Did you know?
Somerset East’s famous Gill College is named after its 1st patron, a former district surgeon.
Tucked into the forested Boschberg Mountains of the Eastern Cape, the historic little town of Somerset East used to be a key agricultural food source for the newly-arrived 1820 Settlers.
The Cape governor at the time, Lord Charles Somerset, bought a farm below the Boschberg and for more than 10 years it supplied both the military and civilians of the area with livestock and victuals.
Part of that old farm is now one of the leading heritage assets around Somerset East. Glen Avon Farm, still owned by Settler descendants, has been carefully preserved and restored, offering accommodation, interesting walking trails and at least three good fly-fishing pools.
But if you want the low-down on local fishing conditions, drive into Somerset East and visit Alan Hobson of the Angler & Antelope Guest House. He knows all the great places to cast your fly and land a trout of note.
People visit Somerset East for many reasons. Firstly, it is replete with museums telling the story of times gone by in the Eastern Cape, which has seen no fewer than eight Frontier Wars. The main museum stands in the midst of a magnificent display of indigenous trees and rose gardens. Visitors quickly realise that Somerset East people are very proud of their roses.
The other museum you should visit is dedicated to Walter Battiss, one of South Africa’s most original and eccentric artists. Lose yourself in his imaginary world of Fook Island and read about how Battiss depicted life and the universe using his art.
Ros Turner, the local tourism officer, will show you the Somerset East Heritage Trail, which takes in a series of churches, schools and private homes built nearly two centuries ago.
There are various walking trails on offer in and around the Boschberg Nature Reserve. And there’s a very beautiful nine-hole golf course nearby.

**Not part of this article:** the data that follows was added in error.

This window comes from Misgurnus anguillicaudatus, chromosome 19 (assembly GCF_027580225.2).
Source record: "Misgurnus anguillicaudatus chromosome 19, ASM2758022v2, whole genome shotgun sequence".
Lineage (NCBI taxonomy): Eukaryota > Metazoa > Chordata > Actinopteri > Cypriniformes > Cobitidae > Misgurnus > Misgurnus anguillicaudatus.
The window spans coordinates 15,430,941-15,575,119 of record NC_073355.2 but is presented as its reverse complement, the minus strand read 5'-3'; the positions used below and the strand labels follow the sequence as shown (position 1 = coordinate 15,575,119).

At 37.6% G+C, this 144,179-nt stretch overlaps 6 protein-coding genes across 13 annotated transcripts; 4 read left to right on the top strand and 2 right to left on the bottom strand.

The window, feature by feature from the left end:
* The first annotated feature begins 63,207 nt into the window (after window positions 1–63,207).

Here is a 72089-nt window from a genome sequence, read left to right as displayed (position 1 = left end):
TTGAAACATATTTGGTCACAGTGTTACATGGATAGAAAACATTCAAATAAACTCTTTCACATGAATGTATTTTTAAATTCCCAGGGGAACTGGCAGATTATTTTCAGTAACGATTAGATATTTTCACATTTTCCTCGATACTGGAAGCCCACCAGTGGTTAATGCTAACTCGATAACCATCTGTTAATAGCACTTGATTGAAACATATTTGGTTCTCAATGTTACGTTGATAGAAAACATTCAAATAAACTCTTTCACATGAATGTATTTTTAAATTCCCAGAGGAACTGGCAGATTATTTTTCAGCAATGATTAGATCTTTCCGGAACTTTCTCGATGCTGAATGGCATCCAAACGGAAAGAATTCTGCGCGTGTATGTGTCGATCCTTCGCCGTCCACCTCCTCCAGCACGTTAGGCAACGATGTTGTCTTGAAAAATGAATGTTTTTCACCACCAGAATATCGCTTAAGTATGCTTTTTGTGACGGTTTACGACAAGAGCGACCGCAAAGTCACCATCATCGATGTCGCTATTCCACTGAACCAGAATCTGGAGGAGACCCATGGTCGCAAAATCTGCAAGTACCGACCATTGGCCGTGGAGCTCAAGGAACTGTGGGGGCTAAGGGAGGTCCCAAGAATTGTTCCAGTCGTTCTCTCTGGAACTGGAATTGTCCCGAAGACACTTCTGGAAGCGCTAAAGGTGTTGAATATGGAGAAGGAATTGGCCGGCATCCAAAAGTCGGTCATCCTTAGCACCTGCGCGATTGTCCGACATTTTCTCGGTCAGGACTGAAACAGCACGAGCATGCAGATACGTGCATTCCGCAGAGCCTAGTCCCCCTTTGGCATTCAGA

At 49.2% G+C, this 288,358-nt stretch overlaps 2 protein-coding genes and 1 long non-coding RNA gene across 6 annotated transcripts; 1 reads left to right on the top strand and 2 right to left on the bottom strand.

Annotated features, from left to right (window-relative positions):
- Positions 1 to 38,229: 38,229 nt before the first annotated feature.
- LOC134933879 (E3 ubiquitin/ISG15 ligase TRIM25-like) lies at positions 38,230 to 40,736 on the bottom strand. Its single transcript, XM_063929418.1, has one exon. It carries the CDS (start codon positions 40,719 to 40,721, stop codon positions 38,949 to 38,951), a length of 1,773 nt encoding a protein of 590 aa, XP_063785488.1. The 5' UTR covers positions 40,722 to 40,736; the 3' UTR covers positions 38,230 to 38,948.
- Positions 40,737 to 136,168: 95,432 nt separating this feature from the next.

Somerset East stages a successful Biltong Festival (mid-July), a Rose and Art Festival (mid-October), the Bruintjieshoogte Marathon (late April) and the Bruintjieshoogte Cycle Tour (end March) to the village of Pearston and back.
Travel tips & Planning info
Who to contact
How to get here
Somerset East lies on the R63 route, about 104km south of Cradock and 180km north-west of Port Elizabeth (about a two-hour drive). The best way to get there from Port Elizabeth is to drive north on the N10 and turn west towards Somerset East at Cookhouse.
Best time to visit
Cold winters and hot summers make Somerset East a good place to visit in the shoulder seasons of spring (April to May) and autumn (September to October).
Around the area
From Somerset East you can day-trip to Addo Elephant National Park or the towns of Graaff-Reinet, Cradock and Bedford.
Tours to do
Learn to catch a trout the proper way with fly-master Alan Hobson of the Angler & Antelope Guest House – see listed websites.
Getting to Somerset East might require you to hire a car, but once you’re in town most of the local sights are within walking distance.
What will it cost
Accommodation in Somerset East is inexpensive. Expect to pay in the region of R250 – R350 per person per night, with breakfast around R70.
Length of stay
If you’re on a quick visit to the area, then two nights in Somerset East would suffice. However, if you’re a more leisurely traveller who wants to experience all the region has to offer, why not spend four nights?
What to pack
Pack for walks and general outdoor activities.
Where to stay
The listed websites have good accommodation options, ranging from farm stays to in-town guest houses.
What to eat
Try some slow food specialties at Hobson’s Choice Deli in town – see Contacts.
The two-day Biltong Festival happens in July. The Rose and Art Festival is in mid-October, the Bruintjieshoogte Marathon is in late April and the Bruintjieshoogte Cycle Tour is in March.
Look out for good mohair products – you’re in the Mo-Zone right now.